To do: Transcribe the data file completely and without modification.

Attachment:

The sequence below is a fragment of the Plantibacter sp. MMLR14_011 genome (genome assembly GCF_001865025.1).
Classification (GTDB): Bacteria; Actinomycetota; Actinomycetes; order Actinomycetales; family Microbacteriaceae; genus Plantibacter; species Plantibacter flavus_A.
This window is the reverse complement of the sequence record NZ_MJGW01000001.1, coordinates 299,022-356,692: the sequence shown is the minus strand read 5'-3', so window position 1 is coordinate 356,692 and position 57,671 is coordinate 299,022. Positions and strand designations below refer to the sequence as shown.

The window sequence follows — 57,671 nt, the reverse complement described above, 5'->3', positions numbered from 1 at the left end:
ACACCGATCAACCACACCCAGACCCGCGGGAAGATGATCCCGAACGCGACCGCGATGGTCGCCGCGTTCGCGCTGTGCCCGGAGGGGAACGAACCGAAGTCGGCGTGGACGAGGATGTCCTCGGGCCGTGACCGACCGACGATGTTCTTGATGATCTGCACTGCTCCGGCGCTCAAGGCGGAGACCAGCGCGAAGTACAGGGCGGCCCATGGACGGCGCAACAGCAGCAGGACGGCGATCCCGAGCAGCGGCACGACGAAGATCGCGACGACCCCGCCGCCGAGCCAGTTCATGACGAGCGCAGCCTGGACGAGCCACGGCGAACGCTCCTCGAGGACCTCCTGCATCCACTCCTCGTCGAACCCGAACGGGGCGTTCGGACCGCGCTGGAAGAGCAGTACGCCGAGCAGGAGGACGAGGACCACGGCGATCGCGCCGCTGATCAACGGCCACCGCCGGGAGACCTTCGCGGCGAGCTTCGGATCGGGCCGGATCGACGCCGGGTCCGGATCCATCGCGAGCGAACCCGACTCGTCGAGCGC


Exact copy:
The sequence below is a fragment of the Plantibacter sp. MMLR14_011 genome (genome assembly GCF_001865025.1).
Classification (GTDB): Bacteria; Actinomycetota; Actinomycetes; order Actinomycetales; family Microbacteriaceae; genus Plantibacter; species Plantibacter flavus_A.
This window is the reverse complement of the sequence record NZ_MJGW01000001.1, coordinates 299,022-356,692: the sequence shown is the minus strand read 5'-3', so window position 1 is coordinate 356,692 and position 57,671 is coordinate 299,022. Positions and strand designations below refer to the sequence as shown.

The window sequence follows — 57,671 nt, the reverse complement described above, 5'->3', positions numbered from 1 at the left end:
ACACCGATCAACCACACCCAGACCCGCGGGAAGATGATCCCGAACGCGACCGCGATGGTCGCCGCGTTCGCGCTGTGCCCGGAGGGGAACGAACCGAAGTCGGCGTGGACGAGGATGTCCTCGGGCCGTGACCGACCGACGATGTTCTTGATGATCTGCACTGCTCCGGCGCTCAAGGCGGAGACCAGCGCGAAGTACAGGGCGGCCCATGGACGGCGCAACAGCAGCAGGACGGCGATCCCGAGCAGCGGCACGACGAAGATCGCGACGACCCCGCCGCCGAGCCAGTTCATGACGAGCGCAGCCTGGACGAGCCACGGCGAACGCTCCTCGAGGACCTCCTGCATCCACTCCTCGTCGAACCCGAACGGGGCGTTCGGACCGCGCTGGAAGAGCAGTACGCCGAGCAGGAGGACGAGGACCACGGCGATCGCGCCGCTGATCAACGGCCACCGCCGGGAGACCTTCGCGGCGAGCTTCGGATCGGGCCGGATCGACGCCGGGTCCGGATCCATCGCGAGCGAACCCGACTCGTCGAGCGC